How to Hook up a Noise Synthesizer

by Matt Gerrard
Different cables are used for various models, but the procedure for connecting a noise synthesizer should remain the same.

Different cables are used for various models, but the procedure for connecting a noise synthesizer should remain the same.

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Synthesizer sounds are ideal for creating polished textures and shimmering lead sounds. The high resolution of modern synthesizer technology lends itself to these clean sounds, but that doesn't mean that synthesizers are limited to well-behaved tones. Originally designed for testing audio equipment, noise synthesizers can create a cacophony of dirt and fuzz, ideal for fattening up nasty electro music or industrial metal.

Items you will need

  • RCA or 1/4-inch jack cables
Step 1

Turn off the synthesizer's power. The amplifier or mixer to which you plan to connect the synthesizer should be switched off as well. Turn the master volume control on the noise synthesizer, and the input volume on the amplifier or mixer, down to zero. When the synthesizer is turned on, it can produce a sudden spike in voltage which can damage your equipment if everything is live.

Step 2

Locate the output sockets on the rear panel of the synthesizer. There will be either a single mono output or a pair of stereo ones labeled "Left" and "Right." They could be RCA, "phono" connectors or 1/4-inch jacks. In some rarer cases they may be XLR or SPDIF connections. Insert the cables into the output sockets and run them to the amplifier or mixer. Connect the output of the synthesizer to the input of the amplifier or mixer.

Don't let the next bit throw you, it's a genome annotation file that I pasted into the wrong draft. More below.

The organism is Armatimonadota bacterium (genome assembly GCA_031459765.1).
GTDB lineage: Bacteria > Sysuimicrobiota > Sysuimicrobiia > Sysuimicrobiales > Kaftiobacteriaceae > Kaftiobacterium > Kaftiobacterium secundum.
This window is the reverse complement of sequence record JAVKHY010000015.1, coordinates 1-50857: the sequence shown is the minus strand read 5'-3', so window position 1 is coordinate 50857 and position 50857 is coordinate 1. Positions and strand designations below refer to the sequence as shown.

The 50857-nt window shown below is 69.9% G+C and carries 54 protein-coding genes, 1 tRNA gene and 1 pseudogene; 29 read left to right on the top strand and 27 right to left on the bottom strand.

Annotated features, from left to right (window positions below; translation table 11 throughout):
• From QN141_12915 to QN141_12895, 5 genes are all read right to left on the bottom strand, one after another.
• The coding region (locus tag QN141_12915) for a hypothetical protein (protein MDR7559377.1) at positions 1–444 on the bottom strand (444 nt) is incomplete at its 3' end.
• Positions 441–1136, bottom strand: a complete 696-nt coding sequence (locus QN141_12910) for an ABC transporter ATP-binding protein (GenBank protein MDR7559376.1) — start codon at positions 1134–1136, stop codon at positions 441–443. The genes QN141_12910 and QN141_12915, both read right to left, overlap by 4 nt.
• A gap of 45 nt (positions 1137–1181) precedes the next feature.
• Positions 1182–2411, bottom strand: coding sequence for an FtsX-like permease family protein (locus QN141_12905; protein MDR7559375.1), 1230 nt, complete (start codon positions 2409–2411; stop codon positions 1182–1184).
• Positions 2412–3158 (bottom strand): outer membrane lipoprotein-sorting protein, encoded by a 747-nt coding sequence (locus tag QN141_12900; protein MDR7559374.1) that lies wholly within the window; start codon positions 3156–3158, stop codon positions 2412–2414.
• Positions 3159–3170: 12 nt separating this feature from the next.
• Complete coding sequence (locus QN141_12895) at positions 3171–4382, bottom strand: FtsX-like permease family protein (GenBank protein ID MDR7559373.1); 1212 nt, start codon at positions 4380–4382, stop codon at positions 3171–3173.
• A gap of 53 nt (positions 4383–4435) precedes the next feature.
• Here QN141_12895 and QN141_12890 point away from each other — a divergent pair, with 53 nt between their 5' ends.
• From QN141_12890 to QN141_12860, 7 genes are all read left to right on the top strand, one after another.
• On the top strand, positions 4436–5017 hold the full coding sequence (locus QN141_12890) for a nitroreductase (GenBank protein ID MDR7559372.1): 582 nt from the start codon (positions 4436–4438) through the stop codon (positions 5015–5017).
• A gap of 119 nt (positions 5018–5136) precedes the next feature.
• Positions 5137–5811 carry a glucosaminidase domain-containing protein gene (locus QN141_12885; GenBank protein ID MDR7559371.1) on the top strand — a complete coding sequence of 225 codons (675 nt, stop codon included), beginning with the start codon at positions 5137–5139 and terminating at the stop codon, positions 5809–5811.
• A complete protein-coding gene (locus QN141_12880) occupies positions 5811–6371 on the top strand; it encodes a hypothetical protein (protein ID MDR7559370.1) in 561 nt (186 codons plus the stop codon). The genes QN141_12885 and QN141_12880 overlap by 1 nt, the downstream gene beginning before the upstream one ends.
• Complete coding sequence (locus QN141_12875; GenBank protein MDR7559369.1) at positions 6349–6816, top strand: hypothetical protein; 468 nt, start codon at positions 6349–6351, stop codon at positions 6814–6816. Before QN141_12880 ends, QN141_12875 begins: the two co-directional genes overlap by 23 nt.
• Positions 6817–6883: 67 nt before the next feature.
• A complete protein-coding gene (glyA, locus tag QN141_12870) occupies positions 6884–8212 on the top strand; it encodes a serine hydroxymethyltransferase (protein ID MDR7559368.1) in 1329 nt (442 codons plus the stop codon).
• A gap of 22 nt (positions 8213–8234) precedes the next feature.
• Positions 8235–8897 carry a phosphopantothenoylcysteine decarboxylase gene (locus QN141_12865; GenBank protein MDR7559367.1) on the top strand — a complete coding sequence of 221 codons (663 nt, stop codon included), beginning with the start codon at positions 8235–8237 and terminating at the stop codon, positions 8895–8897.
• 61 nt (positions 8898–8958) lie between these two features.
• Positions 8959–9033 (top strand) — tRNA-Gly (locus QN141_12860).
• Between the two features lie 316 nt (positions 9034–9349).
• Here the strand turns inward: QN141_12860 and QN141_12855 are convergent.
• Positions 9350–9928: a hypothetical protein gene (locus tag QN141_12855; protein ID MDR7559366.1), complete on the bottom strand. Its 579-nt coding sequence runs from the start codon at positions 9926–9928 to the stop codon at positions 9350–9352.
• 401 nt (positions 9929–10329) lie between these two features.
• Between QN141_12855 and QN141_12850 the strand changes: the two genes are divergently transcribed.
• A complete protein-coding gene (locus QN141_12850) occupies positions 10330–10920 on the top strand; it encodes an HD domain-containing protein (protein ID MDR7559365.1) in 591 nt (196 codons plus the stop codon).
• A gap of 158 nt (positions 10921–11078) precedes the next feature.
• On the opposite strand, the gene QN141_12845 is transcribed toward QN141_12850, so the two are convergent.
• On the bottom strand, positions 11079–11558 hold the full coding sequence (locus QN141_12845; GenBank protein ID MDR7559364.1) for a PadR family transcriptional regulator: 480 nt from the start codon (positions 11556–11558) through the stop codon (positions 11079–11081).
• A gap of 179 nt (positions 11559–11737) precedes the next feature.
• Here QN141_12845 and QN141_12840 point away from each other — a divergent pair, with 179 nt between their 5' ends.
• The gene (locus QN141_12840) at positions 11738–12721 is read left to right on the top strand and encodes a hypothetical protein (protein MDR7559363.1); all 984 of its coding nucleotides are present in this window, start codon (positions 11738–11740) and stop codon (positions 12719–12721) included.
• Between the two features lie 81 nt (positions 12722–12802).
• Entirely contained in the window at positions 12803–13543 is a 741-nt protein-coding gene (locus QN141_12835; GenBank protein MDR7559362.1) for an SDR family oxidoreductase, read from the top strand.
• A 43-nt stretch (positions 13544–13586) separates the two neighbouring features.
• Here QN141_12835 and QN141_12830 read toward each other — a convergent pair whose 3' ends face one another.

Step 3

Switch on the synthesizer first. Double-check that the volume of the amplifier is turned down to zero before switching it on. Turn the master volume of the synthesizer up to around 50%, and select a patch that constantly produces a tone. If your synthesizer doesn't have such a patch, ask a friend to hold down a key while you gradually increase the volume of the amplifier until the resulting sound is at a comfortable level. The initialization patch will likely be a basic "sine" tone, a clean and rounded sound resembling feedback if the note is held down.

About the Author

Matt Gerrard began writing in 2002, initially contributing articles about college student culture to "The Gateway" magazine, many of which were republished on the now-defunct Plinth blog. Since then, Gerrard has worked as a technician for musicians, educators, chemists and engineers. He holds a Bachelor of Arts in music technology from DeMontfort University.

Photo Credits

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